Anybody can be a leader when everything is running smoothly.
It’s crises that elevate leadership from a title to a badge of honor.
Realism, empathy, and optimism
Steve: Leading in this crisis, you’ve got to be human, and you have to be optimistic.
I’ve found that optimism can land poorly with some people because I think it can come across as insensitive or lacking empathy.
“The reality right now is that we need to be realistic and empathetic, no doubt. But we also have to remain optimistic.”
Because as communities, as a country, as a global community in general, we’re going to get past this.
There are a lot of people suffering right now. And we need to be sensitive to that. But we also have to remain focused on the long term as well.
We’re going to be okay. That’s what people want to hear.
I just tend to be a very optimistic person. And I have learned that modulating optimism to remain empathetic and sensitive to how other people interpret what’s going on matters.
90 minutes of quiet
Steve: 100,000 years ago, we were sitting around campfires and scratching art into cave walls.
You can’t erase that evolution and say, “You know that need for human connectivity and interaction in touch? Yeah, that’s stupid. We don’t need that anymore.”
I think we all miss the warmth of people’s presence —I miss that.
There are some things you just can’t replace digitally.
In some ways, we’ve accelerated and become more efficient. But we also need to realize that we’re all working from home and this significantly interferes with people’s work-life balance in a new way.
How are we going to balance that?
I’m not talking about the cat crossing the screen on a Zoom call — I’m talking about working parents and how it’s really hard for them to balance that.
I think about the mom or the dad that, all at the same time, are working from home, they each have their kids from home, and they still have to run the family from home.
At the same time, they have to run the dishwasher like nine times a day and never run…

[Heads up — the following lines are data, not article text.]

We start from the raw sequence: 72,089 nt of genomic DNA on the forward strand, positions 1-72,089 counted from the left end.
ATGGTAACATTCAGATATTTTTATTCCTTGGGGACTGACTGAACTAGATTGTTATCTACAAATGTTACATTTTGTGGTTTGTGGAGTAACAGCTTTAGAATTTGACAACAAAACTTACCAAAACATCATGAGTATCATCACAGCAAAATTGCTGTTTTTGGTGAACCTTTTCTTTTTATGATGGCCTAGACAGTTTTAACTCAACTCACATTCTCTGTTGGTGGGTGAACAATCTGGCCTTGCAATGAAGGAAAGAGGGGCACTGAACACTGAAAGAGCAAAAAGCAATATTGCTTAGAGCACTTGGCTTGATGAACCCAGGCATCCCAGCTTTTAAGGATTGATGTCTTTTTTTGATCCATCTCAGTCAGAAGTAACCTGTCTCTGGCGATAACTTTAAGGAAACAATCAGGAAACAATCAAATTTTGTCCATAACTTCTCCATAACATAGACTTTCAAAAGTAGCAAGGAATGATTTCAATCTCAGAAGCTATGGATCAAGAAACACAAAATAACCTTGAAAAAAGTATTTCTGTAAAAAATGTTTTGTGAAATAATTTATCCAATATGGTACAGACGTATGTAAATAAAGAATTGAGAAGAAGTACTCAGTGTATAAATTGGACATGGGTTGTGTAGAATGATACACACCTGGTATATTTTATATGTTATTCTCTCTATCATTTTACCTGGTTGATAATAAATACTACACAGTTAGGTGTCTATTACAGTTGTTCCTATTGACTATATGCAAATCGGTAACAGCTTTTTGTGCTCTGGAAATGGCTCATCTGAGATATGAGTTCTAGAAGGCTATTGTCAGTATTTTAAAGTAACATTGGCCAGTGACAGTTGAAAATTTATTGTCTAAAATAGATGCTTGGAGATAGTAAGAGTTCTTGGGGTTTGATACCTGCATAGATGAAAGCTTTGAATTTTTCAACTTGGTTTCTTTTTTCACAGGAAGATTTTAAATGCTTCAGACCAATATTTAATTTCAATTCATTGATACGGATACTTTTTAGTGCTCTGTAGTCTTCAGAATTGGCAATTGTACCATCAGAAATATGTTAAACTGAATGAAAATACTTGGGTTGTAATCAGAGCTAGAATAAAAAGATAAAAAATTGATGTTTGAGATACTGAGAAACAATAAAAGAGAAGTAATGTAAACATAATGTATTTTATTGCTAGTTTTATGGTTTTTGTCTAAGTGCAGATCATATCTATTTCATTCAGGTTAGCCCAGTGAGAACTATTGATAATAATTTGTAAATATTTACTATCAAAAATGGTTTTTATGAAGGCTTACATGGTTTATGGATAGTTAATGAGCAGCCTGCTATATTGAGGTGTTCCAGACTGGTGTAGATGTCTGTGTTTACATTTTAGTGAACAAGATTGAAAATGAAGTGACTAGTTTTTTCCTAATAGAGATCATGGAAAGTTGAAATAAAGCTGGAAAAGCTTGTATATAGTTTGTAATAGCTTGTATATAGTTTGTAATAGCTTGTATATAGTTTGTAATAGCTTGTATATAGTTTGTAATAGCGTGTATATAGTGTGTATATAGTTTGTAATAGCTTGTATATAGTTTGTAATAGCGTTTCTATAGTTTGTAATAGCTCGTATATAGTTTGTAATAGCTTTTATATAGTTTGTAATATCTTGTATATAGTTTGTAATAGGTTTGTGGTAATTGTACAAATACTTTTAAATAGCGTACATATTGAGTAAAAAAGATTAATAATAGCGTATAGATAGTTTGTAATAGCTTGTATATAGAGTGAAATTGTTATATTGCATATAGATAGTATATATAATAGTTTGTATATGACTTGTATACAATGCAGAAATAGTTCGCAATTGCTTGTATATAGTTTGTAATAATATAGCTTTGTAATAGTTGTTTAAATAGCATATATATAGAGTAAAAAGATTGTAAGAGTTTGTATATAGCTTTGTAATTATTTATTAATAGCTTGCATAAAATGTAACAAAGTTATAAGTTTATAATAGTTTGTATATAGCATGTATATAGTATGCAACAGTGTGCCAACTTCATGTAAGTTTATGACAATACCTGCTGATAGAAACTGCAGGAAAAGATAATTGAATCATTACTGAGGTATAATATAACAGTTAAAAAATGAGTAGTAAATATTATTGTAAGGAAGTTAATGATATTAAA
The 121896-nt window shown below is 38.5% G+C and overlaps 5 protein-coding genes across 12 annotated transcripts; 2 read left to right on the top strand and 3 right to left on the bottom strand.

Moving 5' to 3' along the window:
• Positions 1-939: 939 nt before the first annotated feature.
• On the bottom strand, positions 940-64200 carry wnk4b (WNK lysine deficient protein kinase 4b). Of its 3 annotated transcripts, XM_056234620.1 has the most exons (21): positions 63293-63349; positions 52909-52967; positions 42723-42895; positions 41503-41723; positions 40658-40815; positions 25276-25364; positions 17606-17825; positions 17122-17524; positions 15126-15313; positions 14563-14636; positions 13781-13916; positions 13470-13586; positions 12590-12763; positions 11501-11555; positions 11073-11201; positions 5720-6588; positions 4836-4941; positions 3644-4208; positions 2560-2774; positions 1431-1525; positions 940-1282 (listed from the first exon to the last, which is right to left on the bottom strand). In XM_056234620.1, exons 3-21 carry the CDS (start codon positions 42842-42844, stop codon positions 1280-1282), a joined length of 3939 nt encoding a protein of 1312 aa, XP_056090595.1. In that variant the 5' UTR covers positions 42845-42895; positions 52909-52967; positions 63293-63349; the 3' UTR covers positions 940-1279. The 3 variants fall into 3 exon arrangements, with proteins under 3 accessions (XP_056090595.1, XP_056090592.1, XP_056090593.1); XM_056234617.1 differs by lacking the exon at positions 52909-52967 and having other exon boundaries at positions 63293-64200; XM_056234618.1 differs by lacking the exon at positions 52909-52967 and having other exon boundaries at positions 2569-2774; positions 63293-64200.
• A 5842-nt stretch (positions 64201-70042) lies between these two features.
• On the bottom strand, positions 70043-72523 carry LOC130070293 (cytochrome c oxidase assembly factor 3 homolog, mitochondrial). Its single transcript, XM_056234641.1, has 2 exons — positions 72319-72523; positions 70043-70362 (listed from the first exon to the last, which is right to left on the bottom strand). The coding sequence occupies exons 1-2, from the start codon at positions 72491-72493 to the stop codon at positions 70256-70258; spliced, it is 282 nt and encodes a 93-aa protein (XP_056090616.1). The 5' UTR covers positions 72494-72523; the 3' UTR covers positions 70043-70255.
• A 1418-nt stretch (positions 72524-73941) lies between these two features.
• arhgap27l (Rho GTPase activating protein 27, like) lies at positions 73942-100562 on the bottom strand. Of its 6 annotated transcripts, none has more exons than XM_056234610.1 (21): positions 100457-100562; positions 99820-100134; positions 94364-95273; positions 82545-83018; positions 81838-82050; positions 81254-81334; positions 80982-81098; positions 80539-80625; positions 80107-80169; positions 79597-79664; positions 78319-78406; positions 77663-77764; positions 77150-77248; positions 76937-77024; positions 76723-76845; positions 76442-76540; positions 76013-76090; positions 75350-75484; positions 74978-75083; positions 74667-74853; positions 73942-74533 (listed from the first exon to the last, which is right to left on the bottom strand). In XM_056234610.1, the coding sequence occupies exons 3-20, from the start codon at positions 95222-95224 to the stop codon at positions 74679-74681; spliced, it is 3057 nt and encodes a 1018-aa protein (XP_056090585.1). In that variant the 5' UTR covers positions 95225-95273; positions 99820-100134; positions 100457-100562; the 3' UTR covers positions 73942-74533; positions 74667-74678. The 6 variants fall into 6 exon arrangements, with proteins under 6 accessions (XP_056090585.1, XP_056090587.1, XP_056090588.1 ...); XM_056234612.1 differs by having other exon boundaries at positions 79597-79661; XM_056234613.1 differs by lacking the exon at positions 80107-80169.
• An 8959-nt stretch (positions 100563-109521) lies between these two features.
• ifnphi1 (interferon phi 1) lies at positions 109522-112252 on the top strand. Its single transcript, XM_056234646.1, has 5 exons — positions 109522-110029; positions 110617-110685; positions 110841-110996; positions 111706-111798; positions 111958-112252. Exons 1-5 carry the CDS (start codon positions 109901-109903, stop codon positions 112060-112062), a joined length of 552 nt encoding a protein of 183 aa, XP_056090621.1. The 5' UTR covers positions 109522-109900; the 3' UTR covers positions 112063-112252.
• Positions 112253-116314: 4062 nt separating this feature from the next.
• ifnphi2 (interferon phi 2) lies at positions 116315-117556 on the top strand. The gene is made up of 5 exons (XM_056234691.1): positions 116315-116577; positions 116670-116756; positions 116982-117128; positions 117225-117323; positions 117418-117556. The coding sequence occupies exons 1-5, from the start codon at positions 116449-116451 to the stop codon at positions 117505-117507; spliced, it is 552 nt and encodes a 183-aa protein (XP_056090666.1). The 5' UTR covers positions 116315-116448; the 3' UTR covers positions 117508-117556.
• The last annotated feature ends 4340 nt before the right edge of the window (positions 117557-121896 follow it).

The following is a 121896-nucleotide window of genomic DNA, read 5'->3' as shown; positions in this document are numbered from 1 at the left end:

There’s got to be some slack in the system.
One thing we introduced at iCIMs is this concept of quiet time.
So for 90 minutes in the afternoon, we don’t allow meetings to be booked.
“We just have to give people time back — time they could spend with their kids. I don’t want moms and dads to miss those moments.”
I’m cognizant of the fact that it’s not perfect, but I want people to take those moments.
Because, when I look back, though my kids are older now — 23 and 21 —there were so many moments that I did capture that were very special for me, and I don’t want moms and dads and whoever it is to miss those.
And the same applies when you’ve got eldercare and other things going on too.
What really matters
Steve: I’m also cognizant of the fact that there’s this envelope of work, and it’s this size, and if you say, “Well, let’s have 90 minutes after,” people may be working later.
I understand that the envelope of work, the size of it doesn’t change.
I’m very much working on this simple practice of “Stop, Start, Continue.” And, honestly, I think that we can do a better job of it at iCIMs.
There’s all this stuff going on. So, let’s build a list.
- What are we stopping?
What are the things that are just not freaking important right now?
They may have seemed really important 60 days ago, but they’re not important now.
“I think this whole pandemic situation has really framed for all of us what’s actually important.”
We need to apply that at work as well.
And this is something that’s a very simple exercise just to talk to your teams about.
- What are we starting?
Hopefully the list of what we are stopping is long.
But maybe we should have a short list of what we want to start because we don’t want to pile on too much.
- What are we continuing?
Finally, we need a strong healthy list of “continues.” And that also gives you a good sense for your business.
As leaders like we’ve got to make some calls on shrinking the size of the envelope.
Otherwise, all we’re doing is pushing work off to later times in the evening.
It’s time to step up
It’s no accident that history’s greatest leaders were forged in times of chaos, confusion and hardship.
It’s why every crisis is also an opportunity.
Hopefully, every leader out there can learn from Steve and seize the opportunity presented.
This pandemic is not the end. It’s the beginning.
It’s time to rise to the occasion and lead.